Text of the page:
Facetime: Arthur Ray Jr.
Former MSU offensive lineman Arthur Ray Jr. had a long and arduous journey to his first career game as a Spartan.
After being offered a scholarship to MSU, Ray was diagnosed with osteosarcoma — a rare bone cancer that often is diagnosed in teenage boys — during his senior year of high school in 2007. Many doctors doubted Ray would ever return to the field again.
Ray overcame years of setbacks and was cleared by doctors for conditioning in January 2011 and later was activated on the MSU roster during spring practice.
Ray’s first game came in the 2011 MSU home opener under the lights against Youngstown State, which later led to him earning the 2011 Discover Orange Bowl/Football Writers Association of America Courage Award, which is awarded to a college football player who shows courage on and off the field.
With a clean bill of health, Ray transferred to Fort Lewis College in Durango, Colo., in January for the 2013 season and will look to earn playing time under former MSU football head coach John L. Smith.
The State News spoke with Ray about his journey from being diagnosed with cancer, his return to the football field and what he’s expecting in the immediate future.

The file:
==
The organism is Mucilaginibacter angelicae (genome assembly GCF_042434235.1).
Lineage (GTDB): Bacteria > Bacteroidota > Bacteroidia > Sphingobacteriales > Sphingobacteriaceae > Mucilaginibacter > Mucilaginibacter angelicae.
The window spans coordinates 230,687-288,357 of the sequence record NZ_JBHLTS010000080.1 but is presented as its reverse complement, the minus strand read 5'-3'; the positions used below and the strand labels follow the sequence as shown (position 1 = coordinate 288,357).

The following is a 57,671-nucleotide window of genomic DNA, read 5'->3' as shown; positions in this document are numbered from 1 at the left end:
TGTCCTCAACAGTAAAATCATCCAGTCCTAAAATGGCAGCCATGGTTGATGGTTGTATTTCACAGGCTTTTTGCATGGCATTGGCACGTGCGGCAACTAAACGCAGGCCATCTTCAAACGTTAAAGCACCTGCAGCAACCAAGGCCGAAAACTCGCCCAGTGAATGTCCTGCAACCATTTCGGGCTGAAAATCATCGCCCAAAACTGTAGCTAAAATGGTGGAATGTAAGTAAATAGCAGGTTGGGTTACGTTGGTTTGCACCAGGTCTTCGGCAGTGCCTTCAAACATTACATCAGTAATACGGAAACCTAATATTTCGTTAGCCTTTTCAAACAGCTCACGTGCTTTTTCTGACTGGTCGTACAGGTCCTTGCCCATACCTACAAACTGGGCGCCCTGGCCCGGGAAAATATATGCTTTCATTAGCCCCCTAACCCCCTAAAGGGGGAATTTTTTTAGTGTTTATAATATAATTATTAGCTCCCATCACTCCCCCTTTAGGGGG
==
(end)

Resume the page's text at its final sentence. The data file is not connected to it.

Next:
The State News: Talk about being diagnosed with cancer and how that changed your life.
Arthur Ray Jr.: I recently signed my scholarship to State, and I was told about a week later that I had to immediately start chemotherapy, so it was a really rough time in my life. Going on six years now — it was hectic, real hectic for me. I was in chemotherapy for a year and half and spent two years on crutches. Coach (Mark Dantonio) told me that I’d be kept on scholarship, and I did my time at Michigan State, graduated this past September and now everything’s well.
TSN: What was it like coming back after not playing for four years in the home opener against Youngstown State in 2011?
AR: It was special. It was a big moment in my recovery. It was vital just that time alone, stepping back out there and realizing my dreams can come true. It was another step to my ultimate goal that I wanted to reach.
TSN: How much did working with Coach Dantonio and the coaching staff help you progress as a football player?
AR: It helped me a lot; I learned so much about the game. Being hurt for so long — my mental side and the mental aspect of the game really grew with me — I’ve always been a student of the game. Whether it was watching film or learning new things, new tricks of the trade. It was real good for me to be around the staff and be around great coaches like (former MSU offensive coordinator) Coach (Dan) Roushar, so it was well.